Utilities Stocks Win in Desperate Chase For Yield

Utility stocks are the one S&P 500 sector in the green on Thursday and are the top performers of the past month.

This comes as investors scramble for income in an environment where the 10-year Treasury yield is quickly approaching 3 percent and the stock market is little changed to down for the year.

“Regulated utility dividend yields are cheap relative to Baa corporate bonds and Treasury notes,” wrote Barclays Capital analyst Daniel Ford, who upgraded the sector to ‘positive’ from ‘neutral’ today. “Income fund flows have begun to improve for dividend yielding stocks year-to-date exploiting this opportunity. We expect this to continue.”

The Utilities SPDR is up 5 percent in the past month as data point after data point signals a retrenchment in the U.S. economy and the subsequent disappearance of growth opportunities. The Fed acknowledged this much in its statement yesterday, sending Treasury yields are their latest tailspin.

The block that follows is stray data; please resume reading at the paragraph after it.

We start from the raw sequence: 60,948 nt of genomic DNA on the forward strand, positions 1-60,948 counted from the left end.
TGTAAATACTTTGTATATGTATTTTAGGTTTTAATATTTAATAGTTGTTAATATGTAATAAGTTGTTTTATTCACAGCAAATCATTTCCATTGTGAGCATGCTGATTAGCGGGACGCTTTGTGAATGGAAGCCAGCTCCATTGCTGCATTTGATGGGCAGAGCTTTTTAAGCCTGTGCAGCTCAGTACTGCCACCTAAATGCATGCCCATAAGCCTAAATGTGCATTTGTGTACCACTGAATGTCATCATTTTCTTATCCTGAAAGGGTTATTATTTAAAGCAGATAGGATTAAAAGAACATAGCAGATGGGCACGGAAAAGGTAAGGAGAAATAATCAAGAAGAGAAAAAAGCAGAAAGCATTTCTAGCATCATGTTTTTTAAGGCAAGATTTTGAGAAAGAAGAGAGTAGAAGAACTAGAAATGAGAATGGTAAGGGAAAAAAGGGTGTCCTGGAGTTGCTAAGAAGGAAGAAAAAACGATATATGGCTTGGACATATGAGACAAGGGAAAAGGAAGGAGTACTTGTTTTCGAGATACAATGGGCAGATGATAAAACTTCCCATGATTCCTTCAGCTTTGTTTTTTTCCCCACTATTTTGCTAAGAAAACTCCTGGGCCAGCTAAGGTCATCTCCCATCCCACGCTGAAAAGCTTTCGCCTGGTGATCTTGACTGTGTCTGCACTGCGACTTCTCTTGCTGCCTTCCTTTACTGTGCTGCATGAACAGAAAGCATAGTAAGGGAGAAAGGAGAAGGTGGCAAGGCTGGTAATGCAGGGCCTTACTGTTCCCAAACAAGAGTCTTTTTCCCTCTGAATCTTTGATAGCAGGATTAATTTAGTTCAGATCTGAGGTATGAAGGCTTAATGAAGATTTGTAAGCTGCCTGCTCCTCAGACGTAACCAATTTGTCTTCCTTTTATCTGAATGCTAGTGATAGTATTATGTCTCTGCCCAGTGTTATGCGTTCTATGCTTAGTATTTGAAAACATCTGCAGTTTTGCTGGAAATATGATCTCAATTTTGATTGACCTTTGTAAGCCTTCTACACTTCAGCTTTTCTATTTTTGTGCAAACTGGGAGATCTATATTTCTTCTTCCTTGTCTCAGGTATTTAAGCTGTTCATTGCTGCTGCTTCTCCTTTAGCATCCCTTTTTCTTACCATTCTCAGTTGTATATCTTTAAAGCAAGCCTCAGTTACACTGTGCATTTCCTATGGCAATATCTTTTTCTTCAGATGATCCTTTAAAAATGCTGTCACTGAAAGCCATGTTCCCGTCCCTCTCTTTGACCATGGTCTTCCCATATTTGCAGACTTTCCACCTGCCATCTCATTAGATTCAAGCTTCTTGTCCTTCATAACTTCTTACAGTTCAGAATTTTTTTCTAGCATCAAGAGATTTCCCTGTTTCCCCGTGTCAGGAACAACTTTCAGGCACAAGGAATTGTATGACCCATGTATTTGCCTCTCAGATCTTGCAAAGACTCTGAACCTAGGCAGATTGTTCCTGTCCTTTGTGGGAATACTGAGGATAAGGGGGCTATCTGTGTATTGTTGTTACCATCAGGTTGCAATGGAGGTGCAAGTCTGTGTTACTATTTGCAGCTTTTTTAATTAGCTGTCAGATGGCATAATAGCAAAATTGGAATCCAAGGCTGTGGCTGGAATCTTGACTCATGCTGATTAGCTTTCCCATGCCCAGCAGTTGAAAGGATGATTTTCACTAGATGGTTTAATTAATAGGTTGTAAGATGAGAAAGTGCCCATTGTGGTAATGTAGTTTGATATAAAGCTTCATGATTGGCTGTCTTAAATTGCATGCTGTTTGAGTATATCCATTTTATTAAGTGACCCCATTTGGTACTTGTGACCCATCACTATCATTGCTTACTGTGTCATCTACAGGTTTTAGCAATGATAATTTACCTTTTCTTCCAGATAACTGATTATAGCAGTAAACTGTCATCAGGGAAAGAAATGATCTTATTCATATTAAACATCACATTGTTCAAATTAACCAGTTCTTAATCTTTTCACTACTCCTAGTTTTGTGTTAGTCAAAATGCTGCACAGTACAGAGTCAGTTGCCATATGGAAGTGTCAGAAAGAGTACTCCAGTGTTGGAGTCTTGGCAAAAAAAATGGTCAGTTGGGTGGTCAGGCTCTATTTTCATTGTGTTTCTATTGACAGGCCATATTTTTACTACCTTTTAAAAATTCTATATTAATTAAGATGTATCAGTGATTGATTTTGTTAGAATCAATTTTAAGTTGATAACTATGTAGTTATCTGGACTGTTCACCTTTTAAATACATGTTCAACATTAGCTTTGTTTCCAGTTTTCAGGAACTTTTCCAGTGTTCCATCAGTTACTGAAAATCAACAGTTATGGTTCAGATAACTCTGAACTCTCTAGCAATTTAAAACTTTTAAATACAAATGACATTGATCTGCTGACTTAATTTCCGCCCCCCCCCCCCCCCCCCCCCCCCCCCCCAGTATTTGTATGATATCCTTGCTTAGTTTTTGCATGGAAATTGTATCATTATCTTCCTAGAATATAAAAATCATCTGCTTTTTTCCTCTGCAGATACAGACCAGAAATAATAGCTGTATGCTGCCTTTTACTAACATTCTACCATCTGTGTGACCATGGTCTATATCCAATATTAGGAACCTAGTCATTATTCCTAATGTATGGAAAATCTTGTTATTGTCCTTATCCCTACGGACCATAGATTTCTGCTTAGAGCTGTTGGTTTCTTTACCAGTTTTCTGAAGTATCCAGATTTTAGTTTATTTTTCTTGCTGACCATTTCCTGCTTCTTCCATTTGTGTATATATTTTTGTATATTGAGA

Utilities have long been valued for their steady dividend income with their holders often referred to as “widows and orphans.” Now even hedge funds are putting on the black veil and buying the stocks as the reality of a low-return environment becomes apparent.

The three biggest holdings in the utilities ETF are Southern Co., Exelon and Dominion Resources. All three have dividend yields around 5 percent. These kinds of payouts means utilities are 35 percent undervalued relative to government bonds, notes Barclays.

“Exelon’s five percent yield is not bad in this environment and plus its leveraged to the nuclear power growth story,” said Patty Edwards, founder of Storehouse Partners and a ‘Fast Money’ contributor.

And the timing is right for the power stocks to be powering up. “In months 15 to 24 of a recovery, regulated utilities again outperform the S&P,” wrote Barclays’ Ford in his note. As the economic recover plateaus, historically this chase for income begins.

Plus if this economy goes from troubled to double dip territory, utilities have something else going for them.

“Power is the one thing we can’t live without besides food,” said Edwards.

With reporting by Courtney Gartman

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